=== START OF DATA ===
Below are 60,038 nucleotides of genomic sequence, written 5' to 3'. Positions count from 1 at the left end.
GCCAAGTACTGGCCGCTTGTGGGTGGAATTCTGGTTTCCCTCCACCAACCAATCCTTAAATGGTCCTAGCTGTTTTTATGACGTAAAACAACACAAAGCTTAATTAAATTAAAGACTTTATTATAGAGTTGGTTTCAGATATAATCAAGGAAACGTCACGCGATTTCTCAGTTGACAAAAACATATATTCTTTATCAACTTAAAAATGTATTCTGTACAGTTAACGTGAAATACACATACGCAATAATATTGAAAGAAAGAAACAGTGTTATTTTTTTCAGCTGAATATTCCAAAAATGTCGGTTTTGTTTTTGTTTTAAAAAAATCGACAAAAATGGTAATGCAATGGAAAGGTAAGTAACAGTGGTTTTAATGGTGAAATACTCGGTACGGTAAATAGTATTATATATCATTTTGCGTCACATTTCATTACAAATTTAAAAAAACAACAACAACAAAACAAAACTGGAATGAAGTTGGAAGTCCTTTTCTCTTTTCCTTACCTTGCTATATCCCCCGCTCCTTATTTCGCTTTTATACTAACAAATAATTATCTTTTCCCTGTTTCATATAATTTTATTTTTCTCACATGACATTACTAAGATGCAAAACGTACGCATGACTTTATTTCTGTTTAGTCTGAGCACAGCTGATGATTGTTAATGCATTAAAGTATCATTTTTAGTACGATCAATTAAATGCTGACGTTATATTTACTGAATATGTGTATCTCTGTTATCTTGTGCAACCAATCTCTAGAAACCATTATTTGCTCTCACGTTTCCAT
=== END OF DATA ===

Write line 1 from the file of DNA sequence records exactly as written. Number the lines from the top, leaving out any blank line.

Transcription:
Below are 60,038 nucleotides of genomic sequence, written 5' to 3'. Positions count from 1 at the left end.